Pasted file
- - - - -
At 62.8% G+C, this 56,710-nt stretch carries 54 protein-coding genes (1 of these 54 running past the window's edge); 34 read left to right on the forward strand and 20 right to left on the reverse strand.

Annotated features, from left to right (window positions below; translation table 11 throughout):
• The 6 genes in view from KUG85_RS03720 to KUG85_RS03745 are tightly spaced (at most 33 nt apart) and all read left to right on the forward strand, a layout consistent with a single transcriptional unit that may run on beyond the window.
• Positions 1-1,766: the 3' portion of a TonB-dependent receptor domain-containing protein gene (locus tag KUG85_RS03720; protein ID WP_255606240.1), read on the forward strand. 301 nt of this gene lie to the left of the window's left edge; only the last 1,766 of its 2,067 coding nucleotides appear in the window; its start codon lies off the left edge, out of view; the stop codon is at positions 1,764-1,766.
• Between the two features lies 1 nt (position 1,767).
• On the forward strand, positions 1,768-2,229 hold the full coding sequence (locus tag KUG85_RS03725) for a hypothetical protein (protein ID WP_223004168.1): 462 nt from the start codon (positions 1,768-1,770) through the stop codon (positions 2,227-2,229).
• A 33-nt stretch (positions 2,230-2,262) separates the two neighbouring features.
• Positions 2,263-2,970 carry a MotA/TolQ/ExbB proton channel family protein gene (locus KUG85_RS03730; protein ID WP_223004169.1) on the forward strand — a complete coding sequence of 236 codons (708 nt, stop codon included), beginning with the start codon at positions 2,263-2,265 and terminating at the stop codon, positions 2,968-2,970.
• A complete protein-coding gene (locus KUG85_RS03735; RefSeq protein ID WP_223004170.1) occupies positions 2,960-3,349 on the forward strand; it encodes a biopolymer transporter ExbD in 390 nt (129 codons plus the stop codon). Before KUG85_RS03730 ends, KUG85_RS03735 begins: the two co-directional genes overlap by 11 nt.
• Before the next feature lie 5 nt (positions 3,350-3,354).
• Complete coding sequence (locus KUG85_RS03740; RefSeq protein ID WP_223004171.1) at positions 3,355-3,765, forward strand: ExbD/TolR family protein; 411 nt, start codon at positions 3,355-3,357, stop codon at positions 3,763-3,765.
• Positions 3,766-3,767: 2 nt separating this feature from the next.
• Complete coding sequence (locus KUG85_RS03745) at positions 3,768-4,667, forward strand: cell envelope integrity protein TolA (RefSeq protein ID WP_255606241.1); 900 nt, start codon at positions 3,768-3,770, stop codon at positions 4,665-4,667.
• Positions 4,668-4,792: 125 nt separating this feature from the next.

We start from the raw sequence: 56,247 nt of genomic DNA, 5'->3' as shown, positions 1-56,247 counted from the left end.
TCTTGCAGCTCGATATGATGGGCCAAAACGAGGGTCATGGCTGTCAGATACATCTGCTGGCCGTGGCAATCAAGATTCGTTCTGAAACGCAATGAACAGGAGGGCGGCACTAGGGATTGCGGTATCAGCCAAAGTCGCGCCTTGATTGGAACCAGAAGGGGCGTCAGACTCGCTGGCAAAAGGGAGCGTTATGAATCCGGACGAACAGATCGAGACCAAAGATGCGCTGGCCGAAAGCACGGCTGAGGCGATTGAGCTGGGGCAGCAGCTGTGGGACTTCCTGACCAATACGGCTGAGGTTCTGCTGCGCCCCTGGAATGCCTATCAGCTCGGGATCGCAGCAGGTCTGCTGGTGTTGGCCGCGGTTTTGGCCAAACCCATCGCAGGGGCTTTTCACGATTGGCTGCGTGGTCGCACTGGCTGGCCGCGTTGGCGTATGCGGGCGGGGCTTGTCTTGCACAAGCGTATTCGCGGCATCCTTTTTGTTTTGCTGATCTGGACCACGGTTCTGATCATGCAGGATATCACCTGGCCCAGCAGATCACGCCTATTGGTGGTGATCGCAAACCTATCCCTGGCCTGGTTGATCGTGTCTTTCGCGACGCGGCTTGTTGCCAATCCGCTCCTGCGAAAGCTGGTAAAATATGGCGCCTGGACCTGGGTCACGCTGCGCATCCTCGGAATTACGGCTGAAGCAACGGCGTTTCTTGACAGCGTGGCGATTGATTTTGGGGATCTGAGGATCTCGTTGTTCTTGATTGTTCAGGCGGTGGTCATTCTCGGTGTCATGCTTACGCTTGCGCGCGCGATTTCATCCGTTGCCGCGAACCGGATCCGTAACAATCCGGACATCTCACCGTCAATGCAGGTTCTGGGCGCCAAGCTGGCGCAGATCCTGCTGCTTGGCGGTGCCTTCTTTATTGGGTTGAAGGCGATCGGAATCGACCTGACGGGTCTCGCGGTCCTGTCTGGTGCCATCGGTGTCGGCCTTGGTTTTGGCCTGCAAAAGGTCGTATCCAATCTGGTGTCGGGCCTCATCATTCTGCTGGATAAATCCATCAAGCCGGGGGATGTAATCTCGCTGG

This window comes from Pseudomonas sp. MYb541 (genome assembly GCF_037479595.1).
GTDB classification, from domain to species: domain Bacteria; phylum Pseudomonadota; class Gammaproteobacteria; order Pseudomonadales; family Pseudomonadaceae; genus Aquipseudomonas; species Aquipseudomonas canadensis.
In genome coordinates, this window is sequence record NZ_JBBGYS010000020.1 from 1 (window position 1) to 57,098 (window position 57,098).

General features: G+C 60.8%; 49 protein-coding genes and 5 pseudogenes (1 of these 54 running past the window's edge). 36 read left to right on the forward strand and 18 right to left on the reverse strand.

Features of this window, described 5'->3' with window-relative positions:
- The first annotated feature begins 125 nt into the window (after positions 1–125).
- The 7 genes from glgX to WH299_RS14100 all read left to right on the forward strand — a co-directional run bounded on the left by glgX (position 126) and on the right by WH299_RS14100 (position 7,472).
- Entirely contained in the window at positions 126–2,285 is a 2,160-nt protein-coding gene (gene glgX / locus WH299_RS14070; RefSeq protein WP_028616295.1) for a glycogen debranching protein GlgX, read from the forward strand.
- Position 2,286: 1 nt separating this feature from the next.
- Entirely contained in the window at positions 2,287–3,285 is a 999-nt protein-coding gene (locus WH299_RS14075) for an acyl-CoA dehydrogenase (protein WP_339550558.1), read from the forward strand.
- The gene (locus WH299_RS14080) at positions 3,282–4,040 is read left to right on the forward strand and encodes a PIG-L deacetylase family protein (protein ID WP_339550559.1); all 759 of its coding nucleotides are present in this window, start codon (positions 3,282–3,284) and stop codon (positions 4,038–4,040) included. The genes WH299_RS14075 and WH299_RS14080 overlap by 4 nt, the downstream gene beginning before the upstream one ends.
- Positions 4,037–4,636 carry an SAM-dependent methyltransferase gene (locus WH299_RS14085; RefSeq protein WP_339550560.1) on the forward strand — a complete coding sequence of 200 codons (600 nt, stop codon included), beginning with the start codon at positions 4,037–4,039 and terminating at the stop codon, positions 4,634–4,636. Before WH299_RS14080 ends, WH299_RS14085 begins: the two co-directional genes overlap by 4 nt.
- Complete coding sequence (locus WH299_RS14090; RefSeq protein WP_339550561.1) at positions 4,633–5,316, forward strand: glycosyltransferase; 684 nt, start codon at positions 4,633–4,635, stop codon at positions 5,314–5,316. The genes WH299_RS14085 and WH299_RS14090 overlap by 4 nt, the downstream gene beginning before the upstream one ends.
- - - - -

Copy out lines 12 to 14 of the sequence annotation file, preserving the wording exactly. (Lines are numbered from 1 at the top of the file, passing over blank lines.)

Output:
• Positions 3,766-3,767: 2 nt separating this feature from the next.
• Complete coding sequence (locus KUG85_RS03745) at positions 3,768-4,667, forward strand: cell envelope integrity protein TolA (RefSeq protein ID WP_255606241.1); 900 nt, start codon at positions 3,768-3,770, stop codon at positions 4,665-4,667.
• Positions 4,668-4,792: 125 nt separating this feature from the next.